13. The identification device of claim 8 wherein said casing members and said security pins are made of hardened steel.
14. The identification device of claim 8 wherein said indicia includes at least an owner registration number, a reward offer, and a toll-free telephone number, whereby a person discovering said structure will be induced to report the discovery.
Description
FIELD OF THE INVENTION

This invention relates generally to identification devices, particularly to a tamper-resistant identification badge for mounting on bicycles.

BACKGROUND OF THE INVENTION

Bicycles are valuable assets that are often exposed to potential theft during their normal course of use. Their inherent portability allows them to be quickly stolen when left, even just temporarily, on the sidewalk or other public places. As a result, many bicycle owners attempt to counter this threat by locking their bicycles when they must be left unattended. However, the quality and effectiveness of locking devices vary greatly. Therefore many of the lesser locking devices can easily be defeated with simple tools such as lock picks, saws, and bolt cutters. Even when a strong locking device is used, a suitable object onto which the bicycle can be locked may not always be available.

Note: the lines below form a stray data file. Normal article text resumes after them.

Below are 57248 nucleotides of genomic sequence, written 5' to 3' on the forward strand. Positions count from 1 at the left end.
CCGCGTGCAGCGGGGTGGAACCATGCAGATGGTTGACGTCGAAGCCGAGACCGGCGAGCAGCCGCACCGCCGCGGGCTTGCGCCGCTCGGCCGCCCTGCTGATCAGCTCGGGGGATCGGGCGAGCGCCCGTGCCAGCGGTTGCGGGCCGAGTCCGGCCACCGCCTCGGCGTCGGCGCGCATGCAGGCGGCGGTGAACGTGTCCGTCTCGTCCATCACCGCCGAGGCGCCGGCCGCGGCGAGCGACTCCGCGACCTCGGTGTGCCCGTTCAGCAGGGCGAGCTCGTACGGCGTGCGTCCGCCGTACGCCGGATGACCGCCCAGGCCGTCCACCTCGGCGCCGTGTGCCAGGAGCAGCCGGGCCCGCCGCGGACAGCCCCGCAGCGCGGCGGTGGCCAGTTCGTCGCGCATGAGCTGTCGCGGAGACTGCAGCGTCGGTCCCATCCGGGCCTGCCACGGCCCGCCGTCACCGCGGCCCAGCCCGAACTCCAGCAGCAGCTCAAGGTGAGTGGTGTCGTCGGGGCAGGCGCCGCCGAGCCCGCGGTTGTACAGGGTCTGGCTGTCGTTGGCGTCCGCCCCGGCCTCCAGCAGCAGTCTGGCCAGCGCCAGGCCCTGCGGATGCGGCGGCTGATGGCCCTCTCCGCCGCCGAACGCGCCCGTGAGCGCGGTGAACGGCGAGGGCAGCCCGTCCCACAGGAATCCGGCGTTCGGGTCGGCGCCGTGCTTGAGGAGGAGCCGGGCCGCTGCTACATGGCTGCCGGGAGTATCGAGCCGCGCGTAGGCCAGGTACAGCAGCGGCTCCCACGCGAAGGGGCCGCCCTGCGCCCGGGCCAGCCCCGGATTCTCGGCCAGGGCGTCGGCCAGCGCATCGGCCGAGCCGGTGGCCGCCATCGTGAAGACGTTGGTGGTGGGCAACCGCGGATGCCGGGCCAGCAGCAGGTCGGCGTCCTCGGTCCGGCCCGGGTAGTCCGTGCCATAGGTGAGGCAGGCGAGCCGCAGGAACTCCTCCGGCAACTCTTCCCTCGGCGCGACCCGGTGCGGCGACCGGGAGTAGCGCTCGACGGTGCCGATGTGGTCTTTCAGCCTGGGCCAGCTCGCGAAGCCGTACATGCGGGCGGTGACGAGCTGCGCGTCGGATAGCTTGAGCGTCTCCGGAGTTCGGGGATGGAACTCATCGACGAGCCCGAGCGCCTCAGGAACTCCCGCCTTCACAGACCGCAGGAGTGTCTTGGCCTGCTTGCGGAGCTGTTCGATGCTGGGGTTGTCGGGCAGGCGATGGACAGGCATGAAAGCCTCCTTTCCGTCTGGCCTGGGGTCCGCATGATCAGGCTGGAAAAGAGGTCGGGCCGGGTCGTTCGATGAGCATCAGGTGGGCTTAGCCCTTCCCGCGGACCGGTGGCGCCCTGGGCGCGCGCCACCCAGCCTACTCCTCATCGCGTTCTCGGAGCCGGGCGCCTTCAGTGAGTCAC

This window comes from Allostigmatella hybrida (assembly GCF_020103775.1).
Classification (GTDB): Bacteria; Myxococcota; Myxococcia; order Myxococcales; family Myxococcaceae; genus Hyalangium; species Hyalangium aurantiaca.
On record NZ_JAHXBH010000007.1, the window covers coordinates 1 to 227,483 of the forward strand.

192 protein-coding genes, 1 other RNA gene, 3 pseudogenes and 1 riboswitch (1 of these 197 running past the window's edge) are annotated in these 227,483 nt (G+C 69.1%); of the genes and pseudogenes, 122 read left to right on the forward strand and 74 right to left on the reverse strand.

A common method for protecting possessions which cannot be effectively immobilized is the use of identification markings. Steel stamps have been made for stamping identification marks, such as the owner's name, address, or a unique code, onto objects such as electronic equipment, tools, automobiles, etc. When these items are stolen and later found in the possession of unauthorized persons, the markings can help identify the persons as thieves or buyers of stolen property. More importantly, they can also help to return the items to their rightful owners. However, because these stamped markings are usually quite small, they often go unnoticed. As a result, many of the marked items escape from being detected as stolen. Furthermore, the small size of these stamped markings, which are usually made on sheet metal or plastic, allows the thieves to easily remove or otherwise destroy them by filing or grinding.